It’s tempting to pre-judge a new performance car by the number of bespoke mechanicals its maker has lavished on it.

Even the most open-minded petrolhead may be surprised that there’s been no extra-large engine shoehorned into this car and very little special hardware fitted to the standard Sport’s driveline and suspension. But that only serves to show the danger of judging this particular book by anything other than its driving experience.

Matt Prior

Matt Prior

Road test editor
The SVR is powered by a venerable supercharged 5.0-litre V8, albeit here in the more rarefied 542bhp tune

Instead, SVO’s approach was to be fairly pragmatic in deciding what to replace or simply retune or enhance from the Range Rover Sport. In doing that, it has run a risk. But it has also rather cleverly taken the opportunity to emphasise the engineering integrity of the standard Range Rover Sport by demonstrating – more or less – what it was always capable of.

The SVR is powered by the same ‘AJ133’ supercharged 5.0-litre V8 that goes in the V8 S/C model, albeit here in the more rarefied 542bhp tune with which it powers the Jaguar F-Type R Coupé. Although curiously SVO turned the wick for the F-Type SVR which produces 576bhp.

The driveline is materially unaltered, although new electronic controls for the eight-speed automatic transmission deliver faster shifts, while revised settings for the electronic locking rear differential make for enhanced traction and directional control.

You also get an electronic locking diff on the front axle and Land Rover’s clutch-based centre diff, which nominally splits power 50/50 front to rear but can send 100 percent of it to either pair of wheels. Plus you still get the Range Rover Sport’s low-range transfer case and Terrain Response 2 traction control system, so the compromises to Land Rover’s traditional rough-stuff capability are almost non-existent.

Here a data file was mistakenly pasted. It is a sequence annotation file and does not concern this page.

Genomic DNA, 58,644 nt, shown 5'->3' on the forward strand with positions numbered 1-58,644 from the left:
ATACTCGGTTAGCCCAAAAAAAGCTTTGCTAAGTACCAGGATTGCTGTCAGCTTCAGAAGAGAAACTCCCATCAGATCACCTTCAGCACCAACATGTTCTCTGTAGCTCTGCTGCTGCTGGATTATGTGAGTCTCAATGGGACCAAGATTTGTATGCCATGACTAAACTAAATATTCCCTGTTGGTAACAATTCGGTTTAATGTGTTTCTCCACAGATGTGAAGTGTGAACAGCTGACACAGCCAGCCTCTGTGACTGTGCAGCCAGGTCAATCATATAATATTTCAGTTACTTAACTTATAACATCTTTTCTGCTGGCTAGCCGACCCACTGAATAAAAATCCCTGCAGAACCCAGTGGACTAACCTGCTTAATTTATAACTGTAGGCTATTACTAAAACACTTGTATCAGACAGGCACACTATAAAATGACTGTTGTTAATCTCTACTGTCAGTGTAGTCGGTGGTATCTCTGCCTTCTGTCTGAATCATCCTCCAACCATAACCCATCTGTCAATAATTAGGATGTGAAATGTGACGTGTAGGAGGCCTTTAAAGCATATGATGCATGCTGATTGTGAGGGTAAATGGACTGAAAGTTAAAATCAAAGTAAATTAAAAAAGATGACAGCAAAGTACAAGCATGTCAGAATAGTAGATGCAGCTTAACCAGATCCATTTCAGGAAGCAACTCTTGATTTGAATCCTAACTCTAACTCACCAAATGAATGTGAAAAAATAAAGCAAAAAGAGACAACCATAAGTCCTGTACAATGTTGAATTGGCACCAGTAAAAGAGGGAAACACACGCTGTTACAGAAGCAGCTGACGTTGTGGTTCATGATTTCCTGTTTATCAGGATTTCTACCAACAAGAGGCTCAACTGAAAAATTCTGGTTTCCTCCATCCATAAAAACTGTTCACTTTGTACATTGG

The changes to the make-up of the SVR’s height-adjustable suspension are limited to firmer bushes, new pistons for the air springs, bigger wheels and tyres and, on cars such as our 22in wheel-shod test example, wider axle tracks.

Additionally, with those optional wheels come the first performance road tyres to be offered on a Land Rover product, in this case Continental ContiSportContact 5s. Otherwise, SVO’s efforts have largely gone on retuning the interlinked springs, magnetorheological dampers and active anti-roll bars offered on the regular Range Rover Sport.

Besides the SVR badging, the styling identifiers consist of enlarged front air intakes on a revised front bumper, new black grilles on the nose, bonnet and front wings, a new roof spoiler and a rear valance that includes a rear diffuser and quad tailpipes.

No single design revision looks over the top in isolation, but on a performance car the sheer size of the Sport they combine to create an impression of genuine menace.

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